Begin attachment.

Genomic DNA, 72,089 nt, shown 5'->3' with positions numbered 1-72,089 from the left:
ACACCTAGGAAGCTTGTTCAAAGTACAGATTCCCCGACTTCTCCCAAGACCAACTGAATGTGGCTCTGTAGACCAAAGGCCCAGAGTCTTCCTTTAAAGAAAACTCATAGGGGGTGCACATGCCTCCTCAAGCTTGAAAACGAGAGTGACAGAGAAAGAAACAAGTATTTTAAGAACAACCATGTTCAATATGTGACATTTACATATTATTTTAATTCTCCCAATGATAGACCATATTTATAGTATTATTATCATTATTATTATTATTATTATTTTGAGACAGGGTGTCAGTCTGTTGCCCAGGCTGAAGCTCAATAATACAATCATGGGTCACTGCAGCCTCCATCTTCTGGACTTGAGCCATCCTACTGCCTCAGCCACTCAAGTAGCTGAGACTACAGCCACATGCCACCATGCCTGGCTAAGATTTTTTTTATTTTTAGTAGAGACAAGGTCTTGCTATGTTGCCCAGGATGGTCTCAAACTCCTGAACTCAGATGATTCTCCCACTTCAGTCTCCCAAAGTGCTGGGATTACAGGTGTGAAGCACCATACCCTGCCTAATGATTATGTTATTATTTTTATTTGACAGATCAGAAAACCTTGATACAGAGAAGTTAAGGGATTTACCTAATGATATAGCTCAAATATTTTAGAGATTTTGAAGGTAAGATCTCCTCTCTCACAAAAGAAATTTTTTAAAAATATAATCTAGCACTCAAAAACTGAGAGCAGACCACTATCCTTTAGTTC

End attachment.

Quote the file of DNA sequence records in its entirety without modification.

Genomic DNA, 72,089 nt, shown 5'->3' with positions numbered 1-72,089 from the left:
ACACCTAGGAAGCTTGTTCAAAGTACAGATTCCCCGACTTCTCCCAAGACCAACTGAATGTGGCTCTGTAGACCAAAGGCCCAGAGTCTTCCTTTAAAGAAAACTCATAGGGGGTGCACATGCCTCCTCAAGCTTGAAAACGAGAGTGACAGAGAAAGAAACAAGTATTTTAAGAACAACCATGTTCAATATGTGACATTTACATATTATTTTAATTCTCCCAATGATAGACCATATTTATAGTATTATTATCATTATTATTATTATTATTATTTTGAGACAGGGTGTCAGTCTGTTGCCCAGGCTGAAGCTCAATAATACAATCATGGGTCACTGCAGCCTCCATCTTCTGGACTTGAGCCATCCTACTGCCTCAGCCACTCAAGTAGCTGAGACTACAGCCACATGCCACCATGCCTGGCTAAGATTTTTTTTATTTTTAGTAGAGACAAGGTCTTGCTATGTTGCCCAGGATGGTCTCAAACTCCTGAACTCAGATGATTCTCCCACTTCAGTCTCCCAAAGTGCTGGGATTACAGGTGTGAAGCACCATACCCTGCCTAATGATTATGTTATTATTTTTATTTGACAGATCAGAAAACCTTGATACAGAGAAGTTAAGGGATTTACCTAATGATATAGCTCAAATATTTTAGAGATTTTGAAGGTAAGATCTCCTCTCTCACAAAAGAAATTTTTTAAAAATATAATCTAGCACTCAAAAACTGAGAGCAGACCACTATCCTTTAGTTC